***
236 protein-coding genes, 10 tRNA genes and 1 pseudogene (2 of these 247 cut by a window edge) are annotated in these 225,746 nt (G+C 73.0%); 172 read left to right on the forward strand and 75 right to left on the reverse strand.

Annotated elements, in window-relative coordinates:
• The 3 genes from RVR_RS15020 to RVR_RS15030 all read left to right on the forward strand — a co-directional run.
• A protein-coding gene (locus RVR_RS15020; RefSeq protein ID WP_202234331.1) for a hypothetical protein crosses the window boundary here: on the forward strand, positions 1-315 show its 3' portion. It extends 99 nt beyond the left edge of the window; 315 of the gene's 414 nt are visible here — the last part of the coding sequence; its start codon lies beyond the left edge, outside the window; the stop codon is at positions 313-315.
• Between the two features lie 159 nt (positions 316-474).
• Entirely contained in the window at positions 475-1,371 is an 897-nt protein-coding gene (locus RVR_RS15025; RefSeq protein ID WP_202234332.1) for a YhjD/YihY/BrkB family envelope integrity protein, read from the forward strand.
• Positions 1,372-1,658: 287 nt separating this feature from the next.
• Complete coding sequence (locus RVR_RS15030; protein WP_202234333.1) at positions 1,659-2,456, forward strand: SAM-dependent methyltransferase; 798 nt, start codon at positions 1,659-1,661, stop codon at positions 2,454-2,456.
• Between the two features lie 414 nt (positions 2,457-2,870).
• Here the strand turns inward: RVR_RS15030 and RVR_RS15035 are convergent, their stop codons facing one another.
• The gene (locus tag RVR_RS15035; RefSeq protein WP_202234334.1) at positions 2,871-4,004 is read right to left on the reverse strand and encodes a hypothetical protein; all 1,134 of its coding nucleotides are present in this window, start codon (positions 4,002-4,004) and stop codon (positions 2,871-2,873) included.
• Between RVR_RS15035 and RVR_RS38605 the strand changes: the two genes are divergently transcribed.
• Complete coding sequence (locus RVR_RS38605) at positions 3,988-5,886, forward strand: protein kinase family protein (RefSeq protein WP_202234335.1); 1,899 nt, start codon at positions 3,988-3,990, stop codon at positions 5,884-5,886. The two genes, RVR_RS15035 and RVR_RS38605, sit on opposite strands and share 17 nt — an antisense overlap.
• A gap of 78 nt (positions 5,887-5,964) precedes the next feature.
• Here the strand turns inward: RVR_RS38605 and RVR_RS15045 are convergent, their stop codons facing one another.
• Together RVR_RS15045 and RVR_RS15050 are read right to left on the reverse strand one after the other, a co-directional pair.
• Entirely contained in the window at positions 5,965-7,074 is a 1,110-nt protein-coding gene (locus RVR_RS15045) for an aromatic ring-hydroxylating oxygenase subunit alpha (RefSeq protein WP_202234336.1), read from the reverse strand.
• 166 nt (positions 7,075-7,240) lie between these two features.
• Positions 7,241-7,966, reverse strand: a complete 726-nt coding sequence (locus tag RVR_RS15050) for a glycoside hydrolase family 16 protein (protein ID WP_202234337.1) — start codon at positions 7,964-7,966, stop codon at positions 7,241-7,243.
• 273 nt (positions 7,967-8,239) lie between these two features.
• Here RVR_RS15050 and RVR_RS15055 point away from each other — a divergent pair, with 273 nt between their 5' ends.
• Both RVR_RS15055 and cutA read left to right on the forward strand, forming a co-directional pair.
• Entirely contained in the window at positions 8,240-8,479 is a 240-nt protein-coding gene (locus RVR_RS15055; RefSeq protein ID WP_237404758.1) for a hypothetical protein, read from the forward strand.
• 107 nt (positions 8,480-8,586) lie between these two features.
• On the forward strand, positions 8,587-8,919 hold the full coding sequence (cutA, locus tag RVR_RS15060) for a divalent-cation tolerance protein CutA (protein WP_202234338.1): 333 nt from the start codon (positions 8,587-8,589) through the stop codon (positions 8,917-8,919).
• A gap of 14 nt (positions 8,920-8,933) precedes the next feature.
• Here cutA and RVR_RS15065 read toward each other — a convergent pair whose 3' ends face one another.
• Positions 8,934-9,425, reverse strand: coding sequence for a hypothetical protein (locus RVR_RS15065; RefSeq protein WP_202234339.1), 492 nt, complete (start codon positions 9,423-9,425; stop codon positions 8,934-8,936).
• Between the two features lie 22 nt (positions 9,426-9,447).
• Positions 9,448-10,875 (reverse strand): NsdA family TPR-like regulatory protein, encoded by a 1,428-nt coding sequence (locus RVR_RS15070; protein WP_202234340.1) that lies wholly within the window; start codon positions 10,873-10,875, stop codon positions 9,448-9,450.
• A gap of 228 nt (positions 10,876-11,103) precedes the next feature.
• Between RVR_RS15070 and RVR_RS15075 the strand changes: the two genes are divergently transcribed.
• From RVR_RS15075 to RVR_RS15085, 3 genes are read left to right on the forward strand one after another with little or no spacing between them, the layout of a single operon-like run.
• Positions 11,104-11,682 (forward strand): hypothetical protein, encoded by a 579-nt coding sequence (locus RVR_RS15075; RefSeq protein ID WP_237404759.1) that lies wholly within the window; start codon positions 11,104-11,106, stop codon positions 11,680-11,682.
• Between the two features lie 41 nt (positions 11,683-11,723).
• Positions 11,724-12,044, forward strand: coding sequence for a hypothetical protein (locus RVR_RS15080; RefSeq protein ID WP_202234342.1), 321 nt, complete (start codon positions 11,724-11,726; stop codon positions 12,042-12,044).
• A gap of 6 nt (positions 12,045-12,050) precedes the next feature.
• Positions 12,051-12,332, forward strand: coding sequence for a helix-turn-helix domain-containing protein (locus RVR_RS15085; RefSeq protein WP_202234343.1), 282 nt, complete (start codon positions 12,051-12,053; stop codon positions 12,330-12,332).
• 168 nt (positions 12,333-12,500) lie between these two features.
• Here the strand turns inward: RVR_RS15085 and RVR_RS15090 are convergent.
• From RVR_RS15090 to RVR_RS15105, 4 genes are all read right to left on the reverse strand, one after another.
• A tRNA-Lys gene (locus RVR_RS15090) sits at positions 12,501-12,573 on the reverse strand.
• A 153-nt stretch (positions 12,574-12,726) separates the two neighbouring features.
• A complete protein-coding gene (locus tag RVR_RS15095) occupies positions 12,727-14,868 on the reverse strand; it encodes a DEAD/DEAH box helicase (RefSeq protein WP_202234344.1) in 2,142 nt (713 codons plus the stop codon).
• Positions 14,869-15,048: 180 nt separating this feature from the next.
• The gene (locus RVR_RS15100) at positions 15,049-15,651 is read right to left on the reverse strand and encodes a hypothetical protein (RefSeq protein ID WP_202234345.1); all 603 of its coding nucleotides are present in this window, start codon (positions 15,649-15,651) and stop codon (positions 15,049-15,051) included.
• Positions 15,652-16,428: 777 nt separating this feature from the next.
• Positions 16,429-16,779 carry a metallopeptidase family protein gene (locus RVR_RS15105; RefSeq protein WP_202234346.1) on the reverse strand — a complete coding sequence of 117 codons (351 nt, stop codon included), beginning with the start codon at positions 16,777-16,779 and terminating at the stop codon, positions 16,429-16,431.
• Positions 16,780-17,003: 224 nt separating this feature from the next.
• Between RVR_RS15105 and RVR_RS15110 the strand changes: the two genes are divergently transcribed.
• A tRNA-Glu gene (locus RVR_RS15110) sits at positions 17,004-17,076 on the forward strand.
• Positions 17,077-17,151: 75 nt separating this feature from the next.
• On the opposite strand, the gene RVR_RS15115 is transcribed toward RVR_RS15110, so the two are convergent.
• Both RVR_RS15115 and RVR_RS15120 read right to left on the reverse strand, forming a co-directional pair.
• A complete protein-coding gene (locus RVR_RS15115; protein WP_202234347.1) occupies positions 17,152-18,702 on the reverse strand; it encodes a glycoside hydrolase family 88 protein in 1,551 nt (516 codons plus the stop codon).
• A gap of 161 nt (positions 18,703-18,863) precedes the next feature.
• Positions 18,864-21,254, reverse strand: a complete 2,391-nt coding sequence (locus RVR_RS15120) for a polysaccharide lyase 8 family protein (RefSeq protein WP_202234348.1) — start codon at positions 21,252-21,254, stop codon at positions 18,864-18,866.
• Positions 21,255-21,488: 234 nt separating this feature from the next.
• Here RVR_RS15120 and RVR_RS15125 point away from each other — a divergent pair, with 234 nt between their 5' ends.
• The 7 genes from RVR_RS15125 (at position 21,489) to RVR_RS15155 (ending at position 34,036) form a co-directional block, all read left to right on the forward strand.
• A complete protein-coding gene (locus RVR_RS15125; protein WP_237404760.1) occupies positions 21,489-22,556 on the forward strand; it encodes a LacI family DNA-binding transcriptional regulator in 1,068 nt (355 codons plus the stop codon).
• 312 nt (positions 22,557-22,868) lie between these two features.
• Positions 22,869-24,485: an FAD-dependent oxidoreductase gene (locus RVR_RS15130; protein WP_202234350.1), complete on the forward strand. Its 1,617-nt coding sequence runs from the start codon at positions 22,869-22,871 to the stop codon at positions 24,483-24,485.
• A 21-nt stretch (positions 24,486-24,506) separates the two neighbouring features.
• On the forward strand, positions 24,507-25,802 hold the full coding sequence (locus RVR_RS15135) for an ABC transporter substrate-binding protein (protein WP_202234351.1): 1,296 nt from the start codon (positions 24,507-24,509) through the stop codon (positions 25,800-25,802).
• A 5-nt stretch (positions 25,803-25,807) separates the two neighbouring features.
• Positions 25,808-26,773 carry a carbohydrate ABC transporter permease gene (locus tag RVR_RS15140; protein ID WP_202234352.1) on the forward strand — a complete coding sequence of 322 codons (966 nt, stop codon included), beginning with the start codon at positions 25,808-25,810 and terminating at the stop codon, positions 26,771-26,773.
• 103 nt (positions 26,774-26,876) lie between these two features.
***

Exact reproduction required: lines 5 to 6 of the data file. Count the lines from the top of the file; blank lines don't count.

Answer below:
• Between the two features lie 159 nt (positions 316-474).
• Entirely contained in the window at positions 475-1,371 is an 897-nt protein-coding gene (locus RVR_RS15025; RefSeq protein ID WP_202234332.1) for a YhjD/YihY/BrkB family envelope integrity protein, read from the forward strand.